That was why he never set great store by awards. He turned down Bollywood, including Anand and Sangam, saying had he gone to Mumbai he would not have written his dramas and poetry: “Doing Bengali films is like a peasant tilling his own land. I have to be here. I cannot be anywhere else.”

At a time when the best and brightest were leaving Bengal in droves, rootedness was a statement in itself. “Whatever is mine, whatever I am, was given to me by Bengalis,” he said in a television interview.

Of course, he paid a price. In an interview with Ananda Bazar Patrika, he said there was a yawning gap between his economic status and his social status as a cultural icon. “No matter how much people revere me, the harsh truth is at least 1,000 employees in Kolkata’s corporate sector earn much more than me. That is why I have to keep working.”

Dekha (2001).

He did, and he acted in many forgettable films where he was just playing everyone’s favourite senior citizen. But in between he and his Stanislavski method left us indelible memories – Amal playing the piano in Charulata, Khit-da, the humble swimming coach shouting “Fight, Kony, fight”, the schoolmaster terrorised by hoodlums in Atanka, Gurudas Bhattacharya, the dogged lexicographer in Ekti Jiban, Ajay the show-off and fraud in Akash Kusum, the cerebral Feluda, to name just a few.

But many actors leave memorable roles behind. Chatterjee was more than the sum of his cinematic parts. Sanjoy Mukhopadhyay, professor in film studies said in an interview, Chatterjee’s face reminds one of Roland Barthes’s reference to Greta Garbo’s face as an “idea”. Mukhopadhyay said, “Soumitra too is an ‘idea’ in the modern Bengali psyche: Low-key, modest, refined with neatly designed pronunciations.”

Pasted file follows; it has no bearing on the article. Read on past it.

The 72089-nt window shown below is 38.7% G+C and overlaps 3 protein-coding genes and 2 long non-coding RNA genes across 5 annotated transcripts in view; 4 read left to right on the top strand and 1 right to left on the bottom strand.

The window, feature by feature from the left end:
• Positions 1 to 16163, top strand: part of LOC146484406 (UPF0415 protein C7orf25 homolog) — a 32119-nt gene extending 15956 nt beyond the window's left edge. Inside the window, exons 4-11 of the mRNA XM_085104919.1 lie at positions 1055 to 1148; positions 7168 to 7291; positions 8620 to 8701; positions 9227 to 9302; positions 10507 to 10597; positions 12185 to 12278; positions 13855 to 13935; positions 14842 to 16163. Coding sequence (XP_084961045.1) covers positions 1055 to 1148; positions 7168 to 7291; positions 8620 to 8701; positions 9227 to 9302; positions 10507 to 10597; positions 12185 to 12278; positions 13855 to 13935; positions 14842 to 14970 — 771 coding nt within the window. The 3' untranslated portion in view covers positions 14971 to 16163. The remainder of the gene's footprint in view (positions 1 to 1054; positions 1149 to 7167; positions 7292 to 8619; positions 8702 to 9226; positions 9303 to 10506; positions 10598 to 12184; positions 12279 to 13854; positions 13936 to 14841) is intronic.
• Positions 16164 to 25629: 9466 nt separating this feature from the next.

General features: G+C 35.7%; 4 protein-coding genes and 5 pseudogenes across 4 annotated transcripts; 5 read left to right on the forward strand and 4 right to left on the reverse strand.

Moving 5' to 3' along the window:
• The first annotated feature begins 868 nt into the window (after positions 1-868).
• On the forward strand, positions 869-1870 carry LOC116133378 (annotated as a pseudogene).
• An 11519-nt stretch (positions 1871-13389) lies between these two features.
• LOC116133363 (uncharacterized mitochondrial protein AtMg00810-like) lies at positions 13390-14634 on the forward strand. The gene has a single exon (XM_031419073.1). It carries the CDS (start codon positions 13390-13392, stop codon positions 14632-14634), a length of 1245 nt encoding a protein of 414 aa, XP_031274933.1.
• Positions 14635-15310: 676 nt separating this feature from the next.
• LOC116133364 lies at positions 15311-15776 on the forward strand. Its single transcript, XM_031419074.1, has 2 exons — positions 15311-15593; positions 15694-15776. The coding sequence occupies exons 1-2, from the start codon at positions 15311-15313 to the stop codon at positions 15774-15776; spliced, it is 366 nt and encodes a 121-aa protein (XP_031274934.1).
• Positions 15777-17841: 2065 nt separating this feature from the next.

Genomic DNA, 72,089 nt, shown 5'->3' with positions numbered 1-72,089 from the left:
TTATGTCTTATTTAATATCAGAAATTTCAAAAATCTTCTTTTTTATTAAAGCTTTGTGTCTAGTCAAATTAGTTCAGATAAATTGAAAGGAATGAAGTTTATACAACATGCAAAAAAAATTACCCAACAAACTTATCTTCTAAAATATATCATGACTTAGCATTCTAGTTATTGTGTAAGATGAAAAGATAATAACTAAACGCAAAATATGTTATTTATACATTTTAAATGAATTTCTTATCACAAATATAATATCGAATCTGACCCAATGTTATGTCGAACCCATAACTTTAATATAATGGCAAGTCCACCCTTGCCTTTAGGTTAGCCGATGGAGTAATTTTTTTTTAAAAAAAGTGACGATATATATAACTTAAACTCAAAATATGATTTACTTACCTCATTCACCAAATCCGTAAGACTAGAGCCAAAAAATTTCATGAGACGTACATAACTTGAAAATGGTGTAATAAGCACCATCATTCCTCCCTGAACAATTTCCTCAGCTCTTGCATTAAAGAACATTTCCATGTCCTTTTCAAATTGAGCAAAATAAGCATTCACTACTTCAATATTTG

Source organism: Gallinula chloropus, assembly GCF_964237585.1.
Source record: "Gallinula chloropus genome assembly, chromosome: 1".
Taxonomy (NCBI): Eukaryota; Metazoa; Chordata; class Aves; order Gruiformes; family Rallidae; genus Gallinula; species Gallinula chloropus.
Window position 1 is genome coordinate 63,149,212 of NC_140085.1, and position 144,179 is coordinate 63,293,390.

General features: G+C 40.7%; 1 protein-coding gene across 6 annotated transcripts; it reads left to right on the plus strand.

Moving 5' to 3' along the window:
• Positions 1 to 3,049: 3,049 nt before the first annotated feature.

Kony (1986).

Soumitra Chatterjee put the bhadra into the bhadralok and yet he reassured us that nice guys didn’t have to finish last. More importantly, he reminded us that being a bhadralok did not mean losing your backbone.

One of the last times I saw Soumitra Chatterjee was in early 2019 at a protest on a hot Sunday afternoon in Kolkata. Filmmaker Anik Datta’s political satire Bhobishyoter Bhoot had been unceremoniously yanked from theatres despite getting a censor certificate. The Bengal film industry boasted a phalanx of MPs and MLAs, but none of them had shown up to stand up for the rights of one of their own.

But Soumitra Chatterjee, 84, was there along with Aparna Sen. He could have said nothing. Or issued a boilerplate statement. But he came. He sat there in the hot sun without complaint and then when it was his turn to speak said, “I can see a big chunk of our industry seems unmoved. I don’t see their protest, I don’t hear it, and I have not read it anywhere either. I came because I felt if we don’t protest together, in the future this blow could land on the necks of any of us.” He spoke gently, with no fanfare but the words cut through the turgid air like tempered steel.

In the end, diction matters.

Teen Bhubaner Pare (1969).

Also read:

Soumitra Chatterjee interview: ‘What keeps me going is my sense of obligation towards my audiences’

Soumitra Chatterjee on working with Satyajit Ray: ‘Our wavelengths matched’

Why ‘Teen Bhuvaner Paare’ is one of Soumitra Chatterjee’s best roles